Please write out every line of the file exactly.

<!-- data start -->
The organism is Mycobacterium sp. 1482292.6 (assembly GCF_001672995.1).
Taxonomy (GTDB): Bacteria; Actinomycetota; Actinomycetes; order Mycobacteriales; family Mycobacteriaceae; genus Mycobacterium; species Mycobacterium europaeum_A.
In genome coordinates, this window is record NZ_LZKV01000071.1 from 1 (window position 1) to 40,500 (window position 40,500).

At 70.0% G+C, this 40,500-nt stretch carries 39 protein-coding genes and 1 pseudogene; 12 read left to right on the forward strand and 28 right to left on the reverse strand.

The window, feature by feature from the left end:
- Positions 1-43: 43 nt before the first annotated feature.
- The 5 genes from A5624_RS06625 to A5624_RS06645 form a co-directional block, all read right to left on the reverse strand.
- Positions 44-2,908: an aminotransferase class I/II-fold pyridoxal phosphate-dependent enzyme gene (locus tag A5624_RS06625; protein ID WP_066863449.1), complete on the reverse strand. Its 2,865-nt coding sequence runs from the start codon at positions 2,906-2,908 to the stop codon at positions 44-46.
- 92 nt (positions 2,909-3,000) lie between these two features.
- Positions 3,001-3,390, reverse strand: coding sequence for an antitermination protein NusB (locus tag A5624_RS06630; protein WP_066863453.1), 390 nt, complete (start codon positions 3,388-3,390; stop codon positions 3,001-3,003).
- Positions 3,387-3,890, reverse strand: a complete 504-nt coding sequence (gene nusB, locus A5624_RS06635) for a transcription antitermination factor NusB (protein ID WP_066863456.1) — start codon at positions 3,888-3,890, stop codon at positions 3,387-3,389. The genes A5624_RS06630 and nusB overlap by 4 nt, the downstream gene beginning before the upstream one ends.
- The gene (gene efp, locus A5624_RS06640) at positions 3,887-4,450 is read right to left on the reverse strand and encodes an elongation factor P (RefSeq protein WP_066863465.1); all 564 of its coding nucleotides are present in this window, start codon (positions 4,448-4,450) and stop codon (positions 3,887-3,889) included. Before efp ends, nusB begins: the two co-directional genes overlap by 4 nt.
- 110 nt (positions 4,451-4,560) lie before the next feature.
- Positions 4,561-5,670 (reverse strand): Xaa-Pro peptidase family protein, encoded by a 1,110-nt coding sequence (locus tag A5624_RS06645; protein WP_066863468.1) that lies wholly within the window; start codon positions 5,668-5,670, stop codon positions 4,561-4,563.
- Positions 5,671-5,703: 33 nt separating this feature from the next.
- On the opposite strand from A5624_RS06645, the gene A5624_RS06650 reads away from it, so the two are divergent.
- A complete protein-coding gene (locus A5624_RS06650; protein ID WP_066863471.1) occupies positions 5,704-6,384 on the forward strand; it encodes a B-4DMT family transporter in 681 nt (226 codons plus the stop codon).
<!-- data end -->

The organism is Mycobacterium sp. 1482292.6 (assembly GCF_001672995.1).
Taxonomy (GTDB): Bacteria; Actinomycetota; Actinomycetes; order Mycobacteriales; family Mycobacteriaceae; genus Mycobacterium; species Mycobacterium europaeum_A.
In genome coordinates, this window is record NZ_LZKV01000071.1 from 1 (window position 1) to 40,500 (window position 40,500).

At 70.0% G+C, this 40,500-nt stretch carries 39 protein-coding genes and 1 pseudogene; 12 read left to right on the forward strand and 28 right to left on the reverse strand.

The window, feature by feature from the left end:
- Positions 1-43: 43 nt before the first annotated feature.
- The 5 genes from A5624_RS06625 to A5624_RS06645 form a co-directional block, all read right to left on the reverse strand.
- Positions 44-2,908: an aminotransferase class I/II-fold pyridoxal phosphate-dependent enzyme gene (locus tag A5624_RS06625; protein ID WP_066863449.1), complete on the reverse strand. Its 2,865-nt coding sequence runs from the start codon at positions 2,906-2,908 to the stop codon at positions 44-46.
- 92 nt (positions 2,909-3,000) lie between these two features.
- Positions 3,001-3,390, reverse strand: coding sequence for an antitermination protein NusB (locus tag A5624_RS06630; protein WP_066863453.1), 390 nt, complete (start codon positions 3,388-3,390; stop codon positions 3,001-3,003).
- Positions 3,387-3,890, reverse strand: a complete 504-nt coding sequence (gene nusB, locus A5624_RS06635) for a transcription antitermination factor NusB (protein ID WP_066863456.1) — start codon at positions 3,888-3,890, stop codon at positions 3,387-3,389. The genes A5624_RS06630 and nusB overlap by 4 nt, the downstream gene beginning before the upstream one ends.
- The gene (gene efp, locus A5624_RS06640) at positions 3,887-4,450 is read right to left on the reverse strand and encodes an elongation factor P (RefSeq protein WP_066863465.1); all 564 of its coding nucleotides are present in this window, start codon (positions 4,448-4,450) and stop codon (positions 3,887-3,889) included. Before efp ends, nusB begins: the two co-directional genes overlap by 4 nt.
- 110 nt (positions 4,451-4,560) lie before the next feature.
- Positions 4,561-5,670 (reverse strand): Xaa-Pro peptidase family protein, encoded by a 1,110-nt coding sequence (locus tag A5624_RS06645; protein WP_066863468.1) that lies wholly within the window; start codon positions 5,668-5,670, stop codon positions 4,561-4,563.
- Positions 5,671-5,703: 33 nt separating this feature from the next.
- On the opposite strand from A5624_RS06645, the gene A5624_RS06650 reads away from it, so the two are divergent.
- A complete protein-coding gene (locus A5624_RS06650; protein ID WP_066863471.1) occupies positions 5,704-6,384 on the forward strand; it encodes a B-4DMT family transporter in 681 nt (226 codons plus the stop codon).